By: Will Kenneally (reporter) and Vera Rosenbeck (photojournalist)
A rainy saturday did not deter people from coming out to Library Mall over the weekend. Eric Marsch, a member of the advocacy group NORML braved the downpour, for a mission.
“We’re out here every year, collecting petition signatures, selling merch and trying to get more people involved with the movement,” Marsch says.
Marsch and his group are pushing for full legalization of recreational and medical cannabis.
For those like eleven-year-old Norah Lowe, that policy push is personal.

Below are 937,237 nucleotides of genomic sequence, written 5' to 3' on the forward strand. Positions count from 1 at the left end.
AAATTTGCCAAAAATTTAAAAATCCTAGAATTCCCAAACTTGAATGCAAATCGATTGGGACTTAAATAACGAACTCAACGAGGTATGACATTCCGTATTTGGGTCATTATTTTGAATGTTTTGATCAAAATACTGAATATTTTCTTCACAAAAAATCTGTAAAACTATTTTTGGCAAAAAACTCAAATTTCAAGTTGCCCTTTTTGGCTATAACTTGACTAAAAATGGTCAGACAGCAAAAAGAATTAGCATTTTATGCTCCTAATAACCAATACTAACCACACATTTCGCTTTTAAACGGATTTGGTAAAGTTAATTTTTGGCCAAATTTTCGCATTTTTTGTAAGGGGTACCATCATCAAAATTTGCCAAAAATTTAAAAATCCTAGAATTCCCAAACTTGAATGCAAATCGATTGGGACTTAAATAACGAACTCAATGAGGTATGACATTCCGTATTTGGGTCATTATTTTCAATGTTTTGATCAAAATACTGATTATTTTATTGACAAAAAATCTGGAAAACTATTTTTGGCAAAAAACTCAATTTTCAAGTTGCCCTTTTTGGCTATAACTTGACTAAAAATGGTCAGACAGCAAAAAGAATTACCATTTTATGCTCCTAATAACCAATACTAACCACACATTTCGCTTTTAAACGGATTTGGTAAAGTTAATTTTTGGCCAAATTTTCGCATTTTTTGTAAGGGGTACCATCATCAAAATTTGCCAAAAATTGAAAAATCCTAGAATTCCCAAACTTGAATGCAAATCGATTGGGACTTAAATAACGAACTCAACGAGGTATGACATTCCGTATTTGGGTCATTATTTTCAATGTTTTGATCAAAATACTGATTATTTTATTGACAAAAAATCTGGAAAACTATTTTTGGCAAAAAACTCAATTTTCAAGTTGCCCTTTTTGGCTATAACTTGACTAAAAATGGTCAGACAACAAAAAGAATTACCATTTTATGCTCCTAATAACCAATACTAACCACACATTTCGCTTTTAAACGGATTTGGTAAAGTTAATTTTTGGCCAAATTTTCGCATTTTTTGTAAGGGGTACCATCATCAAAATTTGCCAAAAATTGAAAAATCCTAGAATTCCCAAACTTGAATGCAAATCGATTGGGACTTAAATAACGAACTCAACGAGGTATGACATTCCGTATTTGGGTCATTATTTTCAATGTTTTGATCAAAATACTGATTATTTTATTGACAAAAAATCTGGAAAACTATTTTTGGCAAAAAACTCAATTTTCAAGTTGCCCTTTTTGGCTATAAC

“I’ve had seizures that would not stop, my muscles get really tight and it is really really painful,” Lowe says.
She shared her struggles with Rhett Syndrome. Her parents say she was a vivacious child before the neurological disorder took control over her body movements.
“We feel that having full medical cannabis legislation here will be able to take that next step to control her seizures naturally,” says Megan Lowe, Norah’s mother.
A bill to let the Lowes use medical cannabis is currently tied up in the Republican-controlled state Legislature.
Republican Senator Patrick Testin supports the measure, but he says the bill will be a hard sell in a Republican caucus.
“They’re not supportive, and they have a number of reasons and concerns,” Testin says.
On the Assembly side, Speaker Robin Vos says he would be open to considering medical marijuana, but the wavering in the Senate leaves the bill’s future unclear.